nners and events can alone Chap. Xlviii} 1775. Aug. measure his own fairness, for no one else knows judgment; and yet the hu- Chap. Xlviii} 1775. Aug. mane student of his race, in his searches into excess. It may take a di- Chap. Xlviii} 1775. Aug. versity of names as it comes into flower respece of the parent land. The Chap. Xlviii} 1775. Aug. moral world knows only one rule of right; but m the relations of kindred, Chap. Xlviii} 1775. Aug. no one of them has written a line with gall. usurped all authority over Chap. Xlviii} 1775. Aug. the country north of the Potomac, and designed unfolding the plan in the Chap. Xlviii} 1775. Aug. house of commons just before Bute retired. T a parliamentary tax to be Chap. Xlviii} 1775. Aug. collected in America on tea, glass, paper, and setts and to the people of Chap. Xlviii} 1775. Aug. all the colonies, submission to the change seems and taxes for regulating Chap. Xlviii} 1775. Aug. trade, on condition of being relieved from ever[4 more...]
ope. November in America—1775. The zeal of Richard Penn appeared from his Chap. XLIX.} 1775. Aug. celerity. Four days after the petition to the king had been adopted by congress, he sailed from its bearer had the slightest influence, would not see him. The king and his Chap. XLIX.} 1775. Aug. cabinet, said Suffolk, are determined to listen to nothing from the illegal congress, to treat wihe people; the most perfeet success in reducing the American colonies to un- Chap. XLIX.} 1775. Aug. conditional submission, would have stained the glory of a nation whose great name was due to the ngland. There is reason, so ran its words, to apprehend that such rebellion Chap. XLIX.} 1775. Aug. hath been much promoted and encouraged by the traitorous correspondence, counsels, and comfort ofcertainty; Rochford even assures me once more, that it is determined to burn Chap. XLIX.} 1775. Aug. the town of Boston, and in the coming spring to transfer the seat of operations to New York. You
dgment, was elected its lieutenant colonel. Under the direction of Schuyler, boats were built Aug. at Ticonderoga as fast as possible; and his humanity brooked no delay in adopting measures for the hundred men formed the whole force that he could as yet lead beyond the bor- Chap. LI.} 1775. Aug. der, he feared that the naval strength of the enemy might prevent his getting down the Sorel rivend slavery, must be obeyed. On the sixth of August, from Albany, he advised Chap. LII.} 1775. Aug. that Tryon, whose secret designs he had penetrated, should be conducted out of the way of mischie to this letter, Schuyler left the negotiation with Indians to the other com- Chap. LII.} 1775. Aug. missioners at Albany, and set off for his army. Montgomery, wherever he came, looked to see AuAug. what could be done, and to devise the means of doing it; he had informed Schuyler that he should probably reach St. John's on the first day of September. Schuyler sent back no reply. Moving witho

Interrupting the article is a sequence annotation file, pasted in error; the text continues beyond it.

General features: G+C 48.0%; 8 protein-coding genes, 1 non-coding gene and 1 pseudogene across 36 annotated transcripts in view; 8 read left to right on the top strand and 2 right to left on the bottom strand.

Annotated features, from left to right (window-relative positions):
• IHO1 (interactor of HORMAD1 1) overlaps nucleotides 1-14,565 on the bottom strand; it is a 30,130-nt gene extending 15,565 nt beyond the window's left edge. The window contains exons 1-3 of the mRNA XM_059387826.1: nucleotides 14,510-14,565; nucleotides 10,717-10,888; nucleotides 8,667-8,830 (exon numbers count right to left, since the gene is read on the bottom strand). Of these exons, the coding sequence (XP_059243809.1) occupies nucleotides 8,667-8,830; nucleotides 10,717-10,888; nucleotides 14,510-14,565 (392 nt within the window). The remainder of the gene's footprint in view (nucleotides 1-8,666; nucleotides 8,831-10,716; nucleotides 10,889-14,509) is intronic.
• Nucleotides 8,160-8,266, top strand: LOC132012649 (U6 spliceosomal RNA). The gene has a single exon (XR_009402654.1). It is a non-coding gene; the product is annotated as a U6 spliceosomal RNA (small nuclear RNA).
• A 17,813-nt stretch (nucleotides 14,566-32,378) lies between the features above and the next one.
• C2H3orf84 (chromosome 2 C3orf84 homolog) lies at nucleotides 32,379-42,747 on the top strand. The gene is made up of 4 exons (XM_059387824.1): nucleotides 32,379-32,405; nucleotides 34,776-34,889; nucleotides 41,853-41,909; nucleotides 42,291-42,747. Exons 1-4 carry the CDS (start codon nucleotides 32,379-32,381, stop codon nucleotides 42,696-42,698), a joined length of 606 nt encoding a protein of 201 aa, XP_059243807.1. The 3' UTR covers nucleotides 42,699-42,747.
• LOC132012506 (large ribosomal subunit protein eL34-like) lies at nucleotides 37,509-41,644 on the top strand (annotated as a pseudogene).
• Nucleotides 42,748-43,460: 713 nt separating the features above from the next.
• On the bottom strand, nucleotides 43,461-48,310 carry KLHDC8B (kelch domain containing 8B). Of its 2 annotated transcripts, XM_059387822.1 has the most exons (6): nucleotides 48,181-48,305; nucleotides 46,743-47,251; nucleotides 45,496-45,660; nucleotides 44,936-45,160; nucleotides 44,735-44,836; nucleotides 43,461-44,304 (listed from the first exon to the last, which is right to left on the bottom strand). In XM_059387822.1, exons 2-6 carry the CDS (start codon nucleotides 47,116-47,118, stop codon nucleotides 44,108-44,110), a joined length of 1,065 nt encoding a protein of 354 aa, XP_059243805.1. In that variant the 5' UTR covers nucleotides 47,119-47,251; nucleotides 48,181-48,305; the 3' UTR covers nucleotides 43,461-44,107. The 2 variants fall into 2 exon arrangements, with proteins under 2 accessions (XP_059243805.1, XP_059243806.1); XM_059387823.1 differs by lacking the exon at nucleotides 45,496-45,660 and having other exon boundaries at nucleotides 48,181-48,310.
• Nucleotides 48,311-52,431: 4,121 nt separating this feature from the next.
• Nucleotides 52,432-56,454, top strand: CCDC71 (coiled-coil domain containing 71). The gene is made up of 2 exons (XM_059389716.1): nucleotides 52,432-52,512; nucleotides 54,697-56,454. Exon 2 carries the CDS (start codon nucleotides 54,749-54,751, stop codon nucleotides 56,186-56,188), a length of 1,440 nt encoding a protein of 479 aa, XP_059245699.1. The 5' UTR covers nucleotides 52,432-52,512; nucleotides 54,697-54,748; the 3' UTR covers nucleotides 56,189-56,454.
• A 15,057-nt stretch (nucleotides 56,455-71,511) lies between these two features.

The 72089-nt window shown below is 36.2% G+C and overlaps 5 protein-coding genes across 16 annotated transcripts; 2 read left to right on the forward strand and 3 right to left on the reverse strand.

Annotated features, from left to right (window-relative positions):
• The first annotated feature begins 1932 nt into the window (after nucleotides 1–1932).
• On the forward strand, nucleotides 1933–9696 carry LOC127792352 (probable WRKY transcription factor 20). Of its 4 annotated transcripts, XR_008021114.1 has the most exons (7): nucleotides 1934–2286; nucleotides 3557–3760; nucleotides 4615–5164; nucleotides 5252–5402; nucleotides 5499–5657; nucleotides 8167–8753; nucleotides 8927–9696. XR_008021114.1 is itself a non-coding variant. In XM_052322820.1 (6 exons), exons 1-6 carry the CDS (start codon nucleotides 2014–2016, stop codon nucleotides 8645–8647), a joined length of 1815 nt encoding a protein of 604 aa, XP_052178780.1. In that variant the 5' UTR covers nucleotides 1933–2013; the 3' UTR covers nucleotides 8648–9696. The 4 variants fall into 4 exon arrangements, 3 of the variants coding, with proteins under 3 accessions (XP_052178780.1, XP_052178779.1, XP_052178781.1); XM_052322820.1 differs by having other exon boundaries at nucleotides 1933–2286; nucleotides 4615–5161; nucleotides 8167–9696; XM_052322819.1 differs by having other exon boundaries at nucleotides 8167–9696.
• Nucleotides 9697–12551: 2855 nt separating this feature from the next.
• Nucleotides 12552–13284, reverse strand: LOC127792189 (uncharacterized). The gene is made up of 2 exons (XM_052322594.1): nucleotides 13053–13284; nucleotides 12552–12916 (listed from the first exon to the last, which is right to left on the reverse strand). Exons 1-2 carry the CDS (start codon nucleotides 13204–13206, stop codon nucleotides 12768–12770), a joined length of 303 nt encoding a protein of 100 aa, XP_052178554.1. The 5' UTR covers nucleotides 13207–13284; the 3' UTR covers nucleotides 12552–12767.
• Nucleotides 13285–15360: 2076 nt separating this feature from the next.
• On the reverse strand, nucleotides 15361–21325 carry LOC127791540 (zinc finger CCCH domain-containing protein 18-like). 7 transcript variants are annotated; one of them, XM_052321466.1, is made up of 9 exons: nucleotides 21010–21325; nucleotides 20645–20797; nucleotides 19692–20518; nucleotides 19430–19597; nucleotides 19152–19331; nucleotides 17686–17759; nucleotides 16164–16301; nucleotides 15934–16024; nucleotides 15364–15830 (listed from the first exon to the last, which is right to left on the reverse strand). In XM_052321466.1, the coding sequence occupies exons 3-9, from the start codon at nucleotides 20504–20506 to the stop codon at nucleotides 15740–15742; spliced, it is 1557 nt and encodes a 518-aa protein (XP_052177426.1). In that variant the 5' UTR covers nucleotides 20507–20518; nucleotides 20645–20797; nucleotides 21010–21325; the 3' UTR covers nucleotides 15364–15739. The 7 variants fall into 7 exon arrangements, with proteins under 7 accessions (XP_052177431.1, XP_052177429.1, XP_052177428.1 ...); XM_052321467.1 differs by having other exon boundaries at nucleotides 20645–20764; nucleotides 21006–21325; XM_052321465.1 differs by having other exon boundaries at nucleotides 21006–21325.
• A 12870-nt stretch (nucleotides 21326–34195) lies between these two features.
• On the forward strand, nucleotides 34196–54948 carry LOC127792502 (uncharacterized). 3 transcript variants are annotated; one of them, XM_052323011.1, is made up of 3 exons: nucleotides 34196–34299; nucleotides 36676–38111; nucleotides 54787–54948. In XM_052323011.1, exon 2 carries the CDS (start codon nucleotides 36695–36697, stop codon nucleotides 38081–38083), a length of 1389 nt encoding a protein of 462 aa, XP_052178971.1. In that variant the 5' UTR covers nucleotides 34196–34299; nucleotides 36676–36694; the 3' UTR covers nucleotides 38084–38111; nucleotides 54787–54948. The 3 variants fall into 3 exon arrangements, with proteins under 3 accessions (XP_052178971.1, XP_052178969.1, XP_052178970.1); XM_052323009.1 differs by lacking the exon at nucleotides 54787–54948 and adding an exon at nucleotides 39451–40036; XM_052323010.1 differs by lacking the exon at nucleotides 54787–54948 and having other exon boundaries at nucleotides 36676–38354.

Chapter 55: The royal governor of Virginia Invites the Serv-Ants and slaves to rise against their masters. November—December, 1775. The central colonies still sighed for reconciliation; Chap. LV.} 1775. Dec. the tories and the timid were waiting for commissioners; the credit of the continental paper money languished and declined; the general congress in December, while they answered the royal proclamation of August by threats of retaliation, and a scornful rejection of allegiance to parliament, professed allegiance to the king, and distinguished between their resistance to tyranny and rebellion; but all the while a steady current drifted the country towards independence. In New Jersey, the regular colonial assembly, which was still kept in existence, granted the usual annual support of the royal government. On the fifth of December they resolved themselves into a committee of the whole, to consider the draft of a separate address to the king; but as that mode of action